I don’t know what you are going through right now.  I don’t know where you are seeking victory (or where you may be tempted to admit defeat).  But I can tell you that I understand.  I can affirm that sometimes it hurts.  A lot.  I can also tell you that it is worth it … that the Lord will provide a way out and the strength that you need.  The God we know is waiting to supply what we need to resist.  That doesn’t mean it won’t hurt, but it does mean that you will taste the (bitter)sweetness of victory.  It does mean that you will feel the joy of the Lord’s good pleasure upon you (as well as your own satisfaction that you did it).

So the next time you see a runner cross the finish line, with tears running down his face, collapsing in pain and relief … remember the bittersweetness of victory.  Remember the bittersweetness of God’s own Ultimate Victory … and praise the Lord for each and every victory He has enabled you to experience.

And may that fuel you to continue pursuing victory-in-Christ in whatever your face today.

War

“If any of you wants to be My follower, you must … shoulder your cross daily and follow Me.” Luke 9:23 (NLT)

I met yesterday with a friend who lives with chronic pain. It’s a world I don’t live in, and one that I want to better understand. I get injured and sore and occasionally have odd aches and pains, but I don’t live with chronic pain.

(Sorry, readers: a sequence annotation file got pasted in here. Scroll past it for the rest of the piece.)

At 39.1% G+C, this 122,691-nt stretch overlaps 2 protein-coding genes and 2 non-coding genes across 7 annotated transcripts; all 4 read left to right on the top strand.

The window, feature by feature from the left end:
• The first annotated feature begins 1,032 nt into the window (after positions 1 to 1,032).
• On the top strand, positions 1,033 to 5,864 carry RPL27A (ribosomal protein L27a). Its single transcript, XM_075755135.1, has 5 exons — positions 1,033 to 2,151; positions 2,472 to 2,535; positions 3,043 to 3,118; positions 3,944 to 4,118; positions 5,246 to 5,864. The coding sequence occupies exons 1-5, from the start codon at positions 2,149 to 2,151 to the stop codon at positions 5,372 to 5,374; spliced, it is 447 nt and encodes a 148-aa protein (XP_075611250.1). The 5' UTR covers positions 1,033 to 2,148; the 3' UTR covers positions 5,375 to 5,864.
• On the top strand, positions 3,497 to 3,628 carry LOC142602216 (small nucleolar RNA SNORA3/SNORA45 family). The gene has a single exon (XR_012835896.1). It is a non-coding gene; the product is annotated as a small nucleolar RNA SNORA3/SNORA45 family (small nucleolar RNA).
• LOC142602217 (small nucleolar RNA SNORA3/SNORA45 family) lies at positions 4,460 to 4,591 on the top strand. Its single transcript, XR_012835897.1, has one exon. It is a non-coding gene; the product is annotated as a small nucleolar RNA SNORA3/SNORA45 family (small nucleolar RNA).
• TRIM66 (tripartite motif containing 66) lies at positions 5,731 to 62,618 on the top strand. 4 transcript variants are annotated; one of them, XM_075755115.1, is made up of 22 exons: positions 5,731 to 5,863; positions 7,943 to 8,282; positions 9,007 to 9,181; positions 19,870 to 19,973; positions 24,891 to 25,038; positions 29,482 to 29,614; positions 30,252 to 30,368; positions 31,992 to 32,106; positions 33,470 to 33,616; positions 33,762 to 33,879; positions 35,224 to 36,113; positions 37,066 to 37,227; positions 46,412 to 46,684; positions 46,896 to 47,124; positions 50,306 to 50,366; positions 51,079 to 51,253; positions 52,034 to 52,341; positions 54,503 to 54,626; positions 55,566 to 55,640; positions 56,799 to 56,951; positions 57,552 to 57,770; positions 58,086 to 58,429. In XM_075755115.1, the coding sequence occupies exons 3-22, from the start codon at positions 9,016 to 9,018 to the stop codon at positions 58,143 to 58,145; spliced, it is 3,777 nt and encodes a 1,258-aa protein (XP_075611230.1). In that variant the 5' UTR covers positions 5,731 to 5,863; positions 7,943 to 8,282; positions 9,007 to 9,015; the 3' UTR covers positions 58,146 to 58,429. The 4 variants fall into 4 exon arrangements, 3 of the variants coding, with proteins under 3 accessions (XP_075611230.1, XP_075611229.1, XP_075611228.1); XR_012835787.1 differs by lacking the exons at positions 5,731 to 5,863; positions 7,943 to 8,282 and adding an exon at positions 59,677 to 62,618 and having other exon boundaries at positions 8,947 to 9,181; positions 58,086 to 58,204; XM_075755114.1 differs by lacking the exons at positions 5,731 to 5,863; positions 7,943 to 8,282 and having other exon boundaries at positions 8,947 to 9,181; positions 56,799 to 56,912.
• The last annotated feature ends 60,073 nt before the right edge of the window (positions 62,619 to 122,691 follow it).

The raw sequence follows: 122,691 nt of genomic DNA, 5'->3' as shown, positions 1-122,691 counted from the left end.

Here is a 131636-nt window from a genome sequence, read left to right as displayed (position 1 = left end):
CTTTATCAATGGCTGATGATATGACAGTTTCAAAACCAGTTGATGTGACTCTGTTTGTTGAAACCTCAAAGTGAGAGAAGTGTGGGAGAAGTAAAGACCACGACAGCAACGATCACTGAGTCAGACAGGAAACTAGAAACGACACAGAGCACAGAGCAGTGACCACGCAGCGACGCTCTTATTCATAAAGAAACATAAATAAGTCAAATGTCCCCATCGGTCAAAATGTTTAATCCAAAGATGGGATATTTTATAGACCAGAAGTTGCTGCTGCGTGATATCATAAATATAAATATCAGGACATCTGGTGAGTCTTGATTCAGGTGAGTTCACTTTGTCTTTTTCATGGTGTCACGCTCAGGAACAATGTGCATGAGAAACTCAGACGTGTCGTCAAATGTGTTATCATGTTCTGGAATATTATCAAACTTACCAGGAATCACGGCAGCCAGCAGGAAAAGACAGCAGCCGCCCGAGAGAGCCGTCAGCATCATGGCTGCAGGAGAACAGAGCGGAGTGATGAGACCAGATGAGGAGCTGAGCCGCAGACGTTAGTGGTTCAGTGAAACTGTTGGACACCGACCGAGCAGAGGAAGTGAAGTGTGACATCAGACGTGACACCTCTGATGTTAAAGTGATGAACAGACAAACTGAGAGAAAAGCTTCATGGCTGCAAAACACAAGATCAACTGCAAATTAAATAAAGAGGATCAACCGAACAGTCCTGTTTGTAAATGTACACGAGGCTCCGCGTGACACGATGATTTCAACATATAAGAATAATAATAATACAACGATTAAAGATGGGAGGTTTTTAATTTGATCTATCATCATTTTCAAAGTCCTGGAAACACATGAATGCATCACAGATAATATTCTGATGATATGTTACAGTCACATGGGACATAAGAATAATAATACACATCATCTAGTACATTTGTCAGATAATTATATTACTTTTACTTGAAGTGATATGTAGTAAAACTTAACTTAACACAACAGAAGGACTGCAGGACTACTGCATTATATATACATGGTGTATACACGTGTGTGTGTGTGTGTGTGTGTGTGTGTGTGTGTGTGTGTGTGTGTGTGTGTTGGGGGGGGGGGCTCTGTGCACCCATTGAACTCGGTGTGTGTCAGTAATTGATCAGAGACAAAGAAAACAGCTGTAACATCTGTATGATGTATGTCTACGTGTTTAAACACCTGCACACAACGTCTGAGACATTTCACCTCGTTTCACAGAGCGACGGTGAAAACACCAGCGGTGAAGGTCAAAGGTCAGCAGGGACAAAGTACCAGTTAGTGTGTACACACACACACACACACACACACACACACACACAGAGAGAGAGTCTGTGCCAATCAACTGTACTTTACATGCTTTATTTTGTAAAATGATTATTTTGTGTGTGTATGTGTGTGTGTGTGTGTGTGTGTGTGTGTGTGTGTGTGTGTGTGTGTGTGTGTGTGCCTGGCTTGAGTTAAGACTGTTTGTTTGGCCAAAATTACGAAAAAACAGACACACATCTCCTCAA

Jesus encountered many people with chronic, debilitating conditions. He healed many of them. (Oh, to have the faith and the power to do that for my friend!). But whether He healed them or not, Jesus loved and understood and encouraged all of them. He saw them, heard them, empathized with them and encouraged them.

The truth is, we live in a fallen world. And the fallenness of that world and the sin that pervades it affects all of our lives. Some of us are affected mentally, others emotionally … and people like my friend are affected physically. And those “wounds” so-to-speak become part of the “cross” we each must carry. We all have different burdens to carry and consider as we run our race towards Jesus. (See Hebrews 12:1.) They are some of the defining characteristics that make each of our “races” unique and our own.

My friend tells me that living with chronic pain leaves her feeling “at war” with her body much of the time. And as she was describing this to me, I felt great compassion for her. Much of the time, she experiences her body as the enemy. Now, as I write this, I pray that the Spirit might turn my compassion for her into personal compassion for herself. (And, I am convicted that we all have areas of our lives for which we also need greater self-compassion.)

We are fearfully and wonderfully made (Psalm 139:14). Even if we live with debilitating conditions, our bodies remain awesome creations of God. Our “races” just look different. Harder? Perhaps. Definitely different. And stewardship looks different too.

So I am praying for my friend today and for everyone who is living with chronic pain or other debilitating physical conditions. And while I pray for healing and relief, I also pray for encouragement and self-compassion … and for endurance to run the race set before them …

As we all run with our eyes fixed on Jesus, the author and perfecter of our faith.